Thursday, April 22, 2010


This is a blog entry about a cat.

And a man who snores.

The cat is Finn. He is all street. And that's street with a capital S. He's a gray and black tabby with a white spot on his nose, and teeny tiny legs and a stubby tail, but a burly stance and barrel chest that he sticks out like Foghorn Leghorn's friend who used to screech, "I'm a chicken hawk!"

His first day in our house, Finn sat on the bed and yowled a terrifying cat sound that cleared the entire house. Not the bed, not the bedroom--the entire house. Eddie, easily eight times his weight, cowered in terror, shaking, tail between his legs, as he scurried out the back door. Tolliver shook, darting nervous looks over his shoulder as he too high-tailed it out of there.

Over the next weeks, Finn was the terror of the household. Eddie got more neurotic (if that were even possible), Tolliver started spending more time outside and seemed to forget where he lived, much to my aching, broken heart. When I held him, his little heart raced and he looked around, panicked, much of the time.

Decker and Rudy paid Finn no mind at all, and Cinnamon LOVED the chase game under the bed.

Unfortunately, though, as the weeks went by, Tolliver and Eddie were getting more and more neurotic, and the situation wasn't getting any better, in spite of our efforts to tone down the food aggression and turn up the love. Finn, you must also realize, is a human-loving purr machine, who rolls over, offers you his belly, lavishes you with lovey purrs, and is an incredibly rewarding cat to know. As long as you're human.

After much angst, we agreed, we had to take him back. We couldn't go one more night with him terrorizing the others. Bill was tapped for the unpleasant task of taking him to the dry cleaner where we'd found him, where they have a colony of feral cats living out back, where Finn stood out as a lovey, pet-quality stray. When he got there, he learned that they weren't too worried about it--one of their staff had hoped to take him home. He simply had to check that his housemate would agree, but he had been looking forward to getting a cat like Finn.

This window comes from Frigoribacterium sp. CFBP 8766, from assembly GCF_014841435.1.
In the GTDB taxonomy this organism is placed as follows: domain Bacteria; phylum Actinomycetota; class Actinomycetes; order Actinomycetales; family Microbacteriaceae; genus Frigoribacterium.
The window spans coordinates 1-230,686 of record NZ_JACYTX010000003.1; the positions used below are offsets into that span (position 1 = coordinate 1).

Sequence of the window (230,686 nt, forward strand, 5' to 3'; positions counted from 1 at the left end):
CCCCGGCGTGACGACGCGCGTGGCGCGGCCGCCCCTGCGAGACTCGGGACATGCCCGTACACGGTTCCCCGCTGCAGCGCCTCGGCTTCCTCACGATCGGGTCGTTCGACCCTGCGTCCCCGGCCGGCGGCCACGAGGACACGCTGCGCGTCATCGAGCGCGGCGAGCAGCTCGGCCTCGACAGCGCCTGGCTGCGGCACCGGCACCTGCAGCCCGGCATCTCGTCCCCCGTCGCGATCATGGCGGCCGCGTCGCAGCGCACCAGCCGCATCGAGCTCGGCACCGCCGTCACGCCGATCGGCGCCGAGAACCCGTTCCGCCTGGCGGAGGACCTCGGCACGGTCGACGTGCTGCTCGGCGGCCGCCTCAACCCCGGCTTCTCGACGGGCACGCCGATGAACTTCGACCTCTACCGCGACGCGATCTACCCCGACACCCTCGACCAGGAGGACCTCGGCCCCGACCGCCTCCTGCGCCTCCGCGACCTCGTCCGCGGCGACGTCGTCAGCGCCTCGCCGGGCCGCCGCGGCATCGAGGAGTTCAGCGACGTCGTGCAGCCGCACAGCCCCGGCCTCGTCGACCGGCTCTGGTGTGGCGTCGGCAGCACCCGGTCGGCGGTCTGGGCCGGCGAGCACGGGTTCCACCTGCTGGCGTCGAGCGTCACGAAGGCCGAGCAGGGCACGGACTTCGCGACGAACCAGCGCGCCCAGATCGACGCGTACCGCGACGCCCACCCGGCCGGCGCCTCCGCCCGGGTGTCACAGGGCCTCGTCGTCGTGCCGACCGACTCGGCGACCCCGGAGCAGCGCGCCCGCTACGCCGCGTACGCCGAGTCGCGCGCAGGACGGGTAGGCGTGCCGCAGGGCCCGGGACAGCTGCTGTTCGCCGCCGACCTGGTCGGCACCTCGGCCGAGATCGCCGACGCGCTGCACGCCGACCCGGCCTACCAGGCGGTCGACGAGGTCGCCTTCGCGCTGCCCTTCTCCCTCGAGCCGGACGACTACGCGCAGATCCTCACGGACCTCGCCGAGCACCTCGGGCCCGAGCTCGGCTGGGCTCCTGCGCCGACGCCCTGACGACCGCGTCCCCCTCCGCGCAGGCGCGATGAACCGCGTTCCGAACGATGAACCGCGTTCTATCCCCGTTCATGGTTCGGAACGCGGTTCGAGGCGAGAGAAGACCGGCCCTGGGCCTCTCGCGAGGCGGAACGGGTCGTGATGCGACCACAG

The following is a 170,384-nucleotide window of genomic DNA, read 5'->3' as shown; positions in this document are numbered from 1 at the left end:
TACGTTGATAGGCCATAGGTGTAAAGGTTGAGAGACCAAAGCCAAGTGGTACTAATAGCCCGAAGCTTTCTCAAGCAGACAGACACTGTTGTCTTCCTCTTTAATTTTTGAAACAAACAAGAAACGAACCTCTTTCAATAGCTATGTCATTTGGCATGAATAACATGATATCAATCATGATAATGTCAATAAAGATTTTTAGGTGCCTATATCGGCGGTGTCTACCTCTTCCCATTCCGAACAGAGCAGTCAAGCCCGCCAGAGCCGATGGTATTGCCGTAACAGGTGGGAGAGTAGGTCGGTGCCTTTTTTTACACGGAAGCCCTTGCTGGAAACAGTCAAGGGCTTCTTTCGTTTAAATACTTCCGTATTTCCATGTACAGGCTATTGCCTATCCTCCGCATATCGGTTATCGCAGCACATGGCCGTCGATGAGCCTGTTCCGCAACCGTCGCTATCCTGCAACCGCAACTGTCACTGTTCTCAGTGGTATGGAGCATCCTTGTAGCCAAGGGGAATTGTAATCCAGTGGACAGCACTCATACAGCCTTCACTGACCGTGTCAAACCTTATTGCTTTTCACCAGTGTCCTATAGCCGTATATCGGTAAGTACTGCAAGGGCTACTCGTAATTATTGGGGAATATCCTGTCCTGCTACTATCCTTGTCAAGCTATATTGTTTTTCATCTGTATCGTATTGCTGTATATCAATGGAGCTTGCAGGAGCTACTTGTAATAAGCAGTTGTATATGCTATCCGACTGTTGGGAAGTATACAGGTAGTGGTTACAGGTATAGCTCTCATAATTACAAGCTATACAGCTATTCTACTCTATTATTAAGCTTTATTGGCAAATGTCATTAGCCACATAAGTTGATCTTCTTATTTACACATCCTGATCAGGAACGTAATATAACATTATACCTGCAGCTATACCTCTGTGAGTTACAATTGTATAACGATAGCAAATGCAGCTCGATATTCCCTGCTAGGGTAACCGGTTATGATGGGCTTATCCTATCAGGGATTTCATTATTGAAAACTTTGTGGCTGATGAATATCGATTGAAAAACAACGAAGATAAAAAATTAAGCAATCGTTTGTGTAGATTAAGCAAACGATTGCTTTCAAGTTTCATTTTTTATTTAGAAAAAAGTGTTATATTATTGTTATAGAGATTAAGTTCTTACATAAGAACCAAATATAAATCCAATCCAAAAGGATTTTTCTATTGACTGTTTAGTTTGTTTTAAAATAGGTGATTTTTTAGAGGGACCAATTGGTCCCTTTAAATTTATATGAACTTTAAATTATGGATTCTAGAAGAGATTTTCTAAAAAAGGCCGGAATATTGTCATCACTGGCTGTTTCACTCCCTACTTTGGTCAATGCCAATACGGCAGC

It appeared to all work out for the best. We offered to help find a home for him if it didn't work out with the dry cleaner employee, and when we heard nothing, we assumed the dude took him home. Over the next few days, Tolliver seemed slightly less panicked and began spending time in the house again. Eddie seemed slightly calmer. (With Eddie, it's all baby steps.)

Finally, last night, as Bill snored louder than anyone might believe is humanly possible, I ducked out of bed, into the guest room, closing the door on Bill's chainsaw as I went. I flipped on the guest room light and saw Tolliver, sound asleep, belly exposed, all four paws stretched out, the epitome of feline safety. He purred while I loved his tummy, and all was good.

Awakened by my loving, T-man grabbed some dry food and then headed out into the night, off like a cat busy doing cat things.

Around 3, I heard one of them come in, snuffle down the food in the bowl next to the guest bed (the best defense against night-time disturbances are well-placed food bowls), and up he hopped. I petted him as he purred aggressively, rubbing his body against me. I ran my hand down his body and felt the stubby tail at the end.

Waaaaait a minute... WHO IS THIS? I turned on the light. And there, BREAKING MY HEART, was FINN. He'd come HOME.

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